EVCA - European Private Equity and Venture Capital Association
We support the use of this approach. We believe that the majority of European AIFMs and investment firms by size and funds under management are currently subject to rules using this approach. We believe that this approach should give greater consistency of treatment across firms around the European Union given the differences in accounting standards to which they are subject.
We note the RTS assumes firms’ accounts are audited. We suggest that for any firms which are not required to publish audited accounts, the requirement be based on the 12 month financial year end data.
The most important item in the entire list is the final “sweeper” item. This should be phrased in a way which makes it clear that all variable expenditure should be deducted in order to arrive at fixed expenditure. In order to achieve this we would prefer the formulation “all other variable expenditure” to the formulation “extraordinary non-recurring expenses”, in order to avoid the possibility that in some jurisdictions “extraordinary expenses” or “non-recurring expenses” or “extraordinary non-recurring expenses”, coincides with a narrower concept under local generally accepted accounting principles.
Alternatively, if the EBA wishes to continue to use the phrase “extraordinary non-recurring expenses” in the main text, it would be helpful for firms if the recital could make clear that this phrase effectively refers to “all other variable expenditure”.
It would be helpful to make clear to firms that where national implementing measures currently include items which are not set out in the RTS, firms will still be able to treat those items as variable expenditure provided they fall into the “sweeper” provision. In other words, the absence of a particular item from the list should not be regarded as determinative. The determinative test is whether the item is in fact “variable expenditure”.
Other items which are currently included in the list of variable expenditure in at least one EU jurisdiction are:
• interest paid to counterparties;
• interest charges in respect of borrowings made to finance the acquisition of a fund's tradable investments;
• foreign exchange losses.
Theoretically the subtractive and additive approaches should result in approximately the same result and thus the overall capital requirements for investment firms should ceteris paribus not be materially different. In order to ensure no material shifts in capital requirements due to a switch to the subtractive approach, the EBA may take the opportunity to revisit the application of recurring “non-cash” expenses such as depreciation and amortization, which may be excluded from the fixed overhead base.
We do not support the use of the additive approach. We are concerned that this would be insufficiently flexible to take account of differences between Member States, differences between accounting standards, development of accounting standards and business development.
We do not agree with this inclusion. Either an expense is an expense of the investment firm or it is not. The anti-avoidance provision in Article 36(3) already allocates to an investment firm the fixed expenses of a third party which have been incurred on behalf of the investment firm. This applies equally to expenses incurred by a tied agent on behalf of an investment firm.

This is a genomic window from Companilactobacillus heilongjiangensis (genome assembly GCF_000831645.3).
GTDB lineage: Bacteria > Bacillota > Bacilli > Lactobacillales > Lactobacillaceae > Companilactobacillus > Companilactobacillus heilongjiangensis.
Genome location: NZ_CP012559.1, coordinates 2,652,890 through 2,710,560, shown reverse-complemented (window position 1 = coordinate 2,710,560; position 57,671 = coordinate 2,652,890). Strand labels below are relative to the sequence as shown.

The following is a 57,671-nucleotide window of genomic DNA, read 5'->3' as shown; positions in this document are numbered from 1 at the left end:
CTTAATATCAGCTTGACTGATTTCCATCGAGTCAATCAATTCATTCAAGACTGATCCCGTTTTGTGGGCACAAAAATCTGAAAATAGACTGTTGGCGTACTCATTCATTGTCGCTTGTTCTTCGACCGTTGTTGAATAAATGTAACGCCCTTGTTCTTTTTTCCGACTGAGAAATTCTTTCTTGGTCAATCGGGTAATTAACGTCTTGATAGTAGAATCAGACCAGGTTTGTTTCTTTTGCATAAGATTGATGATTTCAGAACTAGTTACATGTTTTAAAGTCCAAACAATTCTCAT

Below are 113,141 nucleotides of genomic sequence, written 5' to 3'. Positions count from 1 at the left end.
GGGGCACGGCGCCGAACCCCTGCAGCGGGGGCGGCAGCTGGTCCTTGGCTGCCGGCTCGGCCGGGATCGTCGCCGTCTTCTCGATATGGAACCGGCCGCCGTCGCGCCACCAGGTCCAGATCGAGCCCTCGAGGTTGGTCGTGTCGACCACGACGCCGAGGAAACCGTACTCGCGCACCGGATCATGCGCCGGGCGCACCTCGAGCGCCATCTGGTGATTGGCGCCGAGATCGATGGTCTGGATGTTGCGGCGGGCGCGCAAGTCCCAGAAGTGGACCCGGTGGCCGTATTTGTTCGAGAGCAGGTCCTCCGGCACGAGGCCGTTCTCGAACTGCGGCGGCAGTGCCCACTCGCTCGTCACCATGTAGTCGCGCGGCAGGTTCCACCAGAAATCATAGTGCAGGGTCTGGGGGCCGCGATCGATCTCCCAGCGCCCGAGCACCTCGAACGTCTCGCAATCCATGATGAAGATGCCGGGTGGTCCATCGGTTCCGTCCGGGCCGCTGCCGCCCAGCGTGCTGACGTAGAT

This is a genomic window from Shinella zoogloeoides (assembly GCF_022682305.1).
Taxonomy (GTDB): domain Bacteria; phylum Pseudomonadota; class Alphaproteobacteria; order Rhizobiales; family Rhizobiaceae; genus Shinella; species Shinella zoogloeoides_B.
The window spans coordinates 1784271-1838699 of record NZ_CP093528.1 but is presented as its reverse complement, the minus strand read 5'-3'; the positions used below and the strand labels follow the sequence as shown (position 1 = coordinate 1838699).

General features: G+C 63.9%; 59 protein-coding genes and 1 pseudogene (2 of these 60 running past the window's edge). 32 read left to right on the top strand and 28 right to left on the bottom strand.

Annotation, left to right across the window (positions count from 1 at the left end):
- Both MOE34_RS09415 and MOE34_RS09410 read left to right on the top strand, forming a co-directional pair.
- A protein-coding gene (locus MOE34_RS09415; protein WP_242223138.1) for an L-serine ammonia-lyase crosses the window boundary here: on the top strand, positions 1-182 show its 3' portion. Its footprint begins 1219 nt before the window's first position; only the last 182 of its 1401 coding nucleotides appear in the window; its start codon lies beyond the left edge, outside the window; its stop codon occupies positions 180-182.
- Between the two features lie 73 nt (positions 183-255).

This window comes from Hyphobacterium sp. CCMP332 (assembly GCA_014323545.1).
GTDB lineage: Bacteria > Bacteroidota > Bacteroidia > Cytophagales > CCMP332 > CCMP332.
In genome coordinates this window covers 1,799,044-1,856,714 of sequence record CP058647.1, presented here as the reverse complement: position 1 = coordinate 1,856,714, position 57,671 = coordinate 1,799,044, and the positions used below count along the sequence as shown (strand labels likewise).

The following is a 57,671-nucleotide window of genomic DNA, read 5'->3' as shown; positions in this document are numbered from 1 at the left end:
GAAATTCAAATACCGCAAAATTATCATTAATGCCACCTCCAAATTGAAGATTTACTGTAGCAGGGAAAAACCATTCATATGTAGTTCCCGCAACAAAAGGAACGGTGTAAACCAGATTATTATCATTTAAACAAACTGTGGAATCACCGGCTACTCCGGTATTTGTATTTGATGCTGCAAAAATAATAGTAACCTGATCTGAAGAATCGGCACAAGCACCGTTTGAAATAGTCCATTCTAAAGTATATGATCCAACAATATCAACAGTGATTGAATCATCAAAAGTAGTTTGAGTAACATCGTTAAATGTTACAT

We do not believe it is appropriate to allocate a pre-determined share to the investment firm in this way, because it may have no correspondence to the fixed expenditure effectively incurred for the investment firm. Where a tied agent is paid a percentage of commissions earned (so that if no commissions are earned, nothing is paid), the draft rule would artificially inflate the investment firm’s fixed overhead. Conversely where the tied agent is effectively a salaried employee of the investment firm and represents a fixed overhead, 35% could underestimate the fixed overhead. The rule should be designed to reflect the actual expenses incurred through a particular business arrangement rather than applying a notional value to all such arrangements.
The impact of the threshold depends on a number of factors.
First, the impact is determined by how competent authorities exercise their discretion to vary the standard capital requirement from one-quarter of fixed overheads of the preceding year. We assume the intention is that the capital calculations should be recalculated on the one-quarter fixed overheads basis to take account of the increased capital requirement arising from the material change. It would be helpful if EBA could indicate that this is the intention in order to ensure common treatment across the EU.
Second, the impact is determined by the timing of the assessment and any notifications to be made by the firm relating to the assessment. It is implied from the RTS that firms should notify a 20% projected change to the CA, following which the CA may vary the requirement. For a small firm in a volatile business environment, that could require frequent notifications.
We believe a percentage threshold is a more flexible and proportionate metric than an absolute number. We would suggest 33% rather than 20%, in particular to reduce the burden on smaller firms.
We note that no de minimis has been proposed. We would suggest a de minimis of €250,000 (being the total capital requirement). We note that for an AIFM, the minimum initial capital requirement is €125,000. Setting a de minimis total capital amount of €250,000 before changes need to be considered by the regulator effectively means that such changes would only need to be considered for firms with at least €1 million of annual fixed expenditure.
We do not believe there should be a minimum threshold.